Researchers examine energy use and greenhouse gas emissions in almond production
California-grown almonds dominate the global market, providing over 80% of the world's commercial almonds. Two new articles published in the Journal of Industrial Ecology examine the environmental impacts of California's almond production, focusing on greenhouse gas emissions and energy.
Investigators noted that certain practices reduce greenhouse gas emissions and energy use substantially, including strategic utilization of co-products and the choice of water source and irrigation technology. Both of these may be influenced by regional variability in resources.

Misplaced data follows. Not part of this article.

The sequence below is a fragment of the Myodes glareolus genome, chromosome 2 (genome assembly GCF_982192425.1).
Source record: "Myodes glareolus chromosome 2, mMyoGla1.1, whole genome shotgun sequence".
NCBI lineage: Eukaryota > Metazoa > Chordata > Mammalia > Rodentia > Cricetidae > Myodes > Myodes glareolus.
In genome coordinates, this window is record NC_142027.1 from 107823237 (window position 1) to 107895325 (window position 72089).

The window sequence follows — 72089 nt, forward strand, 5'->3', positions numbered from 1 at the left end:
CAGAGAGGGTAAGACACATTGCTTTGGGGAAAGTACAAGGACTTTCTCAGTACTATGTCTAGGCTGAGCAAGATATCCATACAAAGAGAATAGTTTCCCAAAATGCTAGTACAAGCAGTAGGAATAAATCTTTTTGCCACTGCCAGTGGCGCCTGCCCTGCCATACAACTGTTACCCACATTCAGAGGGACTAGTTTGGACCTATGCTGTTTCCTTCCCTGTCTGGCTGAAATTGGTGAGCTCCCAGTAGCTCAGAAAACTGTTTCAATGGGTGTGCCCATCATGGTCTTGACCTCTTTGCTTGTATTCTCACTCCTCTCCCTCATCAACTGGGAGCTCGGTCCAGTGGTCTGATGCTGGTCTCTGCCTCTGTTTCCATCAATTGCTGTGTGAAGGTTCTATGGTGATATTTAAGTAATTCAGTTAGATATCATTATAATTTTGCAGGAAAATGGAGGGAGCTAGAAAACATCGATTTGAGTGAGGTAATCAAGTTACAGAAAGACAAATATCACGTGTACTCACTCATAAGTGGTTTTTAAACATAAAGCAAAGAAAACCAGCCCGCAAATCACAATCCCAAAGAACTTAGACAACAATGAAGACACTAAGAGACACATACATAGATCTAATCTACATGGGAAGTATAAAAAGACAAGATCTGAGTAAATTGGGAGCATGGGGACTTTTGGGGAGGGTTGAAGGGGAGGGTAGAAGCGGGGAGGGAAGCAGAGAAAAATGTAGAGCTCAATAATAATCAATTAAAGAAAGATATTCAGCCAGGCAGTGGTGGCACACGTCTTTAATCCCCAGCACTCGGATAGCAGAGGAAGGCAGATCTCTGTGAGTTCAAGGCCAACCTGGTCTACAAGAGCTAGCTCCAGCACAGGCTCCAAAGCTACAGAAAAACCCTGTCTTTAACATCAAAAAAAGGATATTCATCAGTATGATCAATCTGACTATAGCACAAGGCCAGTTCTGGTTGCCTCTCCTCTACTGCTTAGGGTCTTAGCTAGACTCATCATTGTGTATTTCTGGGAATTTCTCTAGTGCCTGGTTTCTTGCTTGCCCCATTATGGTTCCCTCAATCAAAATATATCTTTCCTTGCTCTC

"Our research shows 1 kilogram of California almonds typically results in less than 1 kilogram of CO2 emissions, a lower carbon footprint than many other nutrient and energy dense foods. These results include the use of almond co-products—orchard biomass, hulls, and shells—for renewable power generation and dairy feed," said Dr. Alissa Kendall, corresponding author of both articles.
"Under ideal circumstances, which are feasible but not in place today, California almonds could become carbon-neutral or even carbon-negative, largely through improved utilization of orchard biomass."